I didn't get to attend classes at the Midwest Wild Harvest Festival this year, but I did have a great time with some good takeaways. If you're not familiar, it's a bit like Hogwarts School of Magic for adults, and is run by Forager's Harvest.
You can take classes with wild food experts from around the country ranging from processing acorns to making mustard from wild seeds, mushroom and plant ID walks, etc.
One of the things I brought back, besides the dregs of a growler filled with hickory nut oil was a lotus tuber, my first real live wild one qnd a gift from Sam after he was diving for them in the river for one of the classes.
Sam's first book The Forager's Harvest, really changes my appreciation for lotus tubers. I had seen them being sold in Asian markets, and I knew that they were common in stir fry and other things, but I never really thought about them as a local vegetable.
My guess is, if you live in the Midwest, you may not have thought about adding lotus root to your list of seasonal ingredients either, but they are. And they’ve been here for a long time.
The first thing I noticed about the wild lotus tuber I had was that the size was much longer, and thinner. Cultivated tubers have been conditioned to have more "meat" on them, and are more stout/short.
They're a really fun vegetable to work with, the texture is a little like water chestnut, but on the sweeter side. Cooking them, from my experience usually ends up going one of two ways for me: hot and fast, or low and slow. Cooked quick they retain some of their crunch and add texture, braised or confit'd slow they get soft-crunchy, if that makes any sense.
After I got back from the Festival (read as 620 meals in 24 hours with two cooks) I was beat, and took a day to poke around in the wood. I brought back a few nice Ramaria botrytis and some yellows that fit Ramaria rasilispora. Before I got to work the next day I put together a little fried rice with all of them, quick and dirty style. The ramaria pictured above was good, but the botrytis is even better. While we're on the subject too, I put up a great post on Ramaria drawing from David Arora a few years ago, if you haven;t read it, check it out.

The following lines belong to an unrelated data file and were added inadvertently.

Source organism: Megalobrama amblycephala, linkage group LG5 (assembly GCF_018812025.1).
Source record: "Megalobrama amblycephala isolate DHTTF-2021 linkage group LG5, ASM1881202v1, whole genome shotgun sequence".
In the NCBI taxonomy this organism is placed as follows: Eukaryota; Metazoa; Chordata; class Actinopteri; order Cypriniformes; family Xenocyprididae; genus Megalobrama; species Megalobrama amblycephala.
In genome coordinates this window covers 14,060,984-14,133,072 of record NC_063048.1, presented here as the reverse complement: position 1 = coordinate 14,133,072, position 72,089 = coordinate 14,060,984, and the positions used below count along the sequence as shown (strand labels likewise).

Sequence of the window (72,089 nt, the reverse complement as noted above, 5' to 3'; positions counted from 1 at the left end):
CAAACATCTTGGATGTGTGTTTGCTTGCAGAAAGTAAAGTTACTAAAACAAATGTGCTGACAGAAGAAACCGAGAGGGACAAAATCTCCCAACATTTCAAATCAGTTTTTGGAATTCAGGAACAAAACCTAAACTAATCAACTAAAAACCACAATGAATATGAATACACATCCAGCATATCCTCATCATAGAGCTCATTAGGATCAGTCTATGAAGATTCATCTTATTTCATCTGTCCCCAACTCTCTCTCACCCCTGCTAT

The Milwaukee Rice
With fried rice, you're obviously going to need a little rice, and this stuff is a story in itself. The word Milwaukee in the title of this post is a real thing, as my friend Mushroom Mike in Wisconsin is in contact with farmers growing a type of heirloom Russian rice. The end product looks like speckeled jade jewels, and after drying, it cooks up just like good brown rice. Mixing that rice with a little parched wild rice, coral shrooms and pond veggies made a great lunch, and a snapshot of my week.
Rice Bowl with Coral Mushrooms, and Lotus Root
- Cast iron pan
- 1 duck egg
- 2 oz lamb bacon finely chopped (sausage can be substituted)
- 3-4 ounces fresh Ramaria/coral mushrooms cleaned and broken into clusters the size of a walnut shell
- 2 green onions sliced thin
- A good handful of watercress picked, cleaned and any woody stems removed
- 1 Lotus root optional
- Kosher salt and fresh ground black pepper
- Pinch of red pepper flakes sriracha, or whatever spicy condiment you like
- 1 cup cooked brown rice
- ½ cup cooked parched wild rice
- 2 tablespoons lard or cooking oil
- Soy sauce and sesame oil optional, for garnishing
- Bring 3 cups of lightly water to a simmer and blanch the coral mushrooms until wilted, about 2 minutes, remove, drain and reserve. In a large saute pan or cast iron skillet, cook the duck egg in 1 tablespoon of the oil, whacking the yolk so the egg will cook flat and be easy to chop, do not over cook the egg or brown it.
- When the egg is cooked, remove and reserve.
- Add the remaining tablespoon of oil to the pan and render the bacon on medium heat for 3-4 minutes, until some of the fat has come out.
- Add the Ramaria and cook for two minutes more, add the lotus root and heat through, finally (and working quickly to avoid overcooking the lotus) toss in the rice, chili flakes and heat through.
- Meanwhile, dice the egg and add to the mix. Turn the pan off.
- Right before plating, fold in the water cress and the green onion.
- Double check the seasoning and adjust as needed, then serve immediatley, garnishing with a few nice cress sprigs on top. Pass some soy at the table.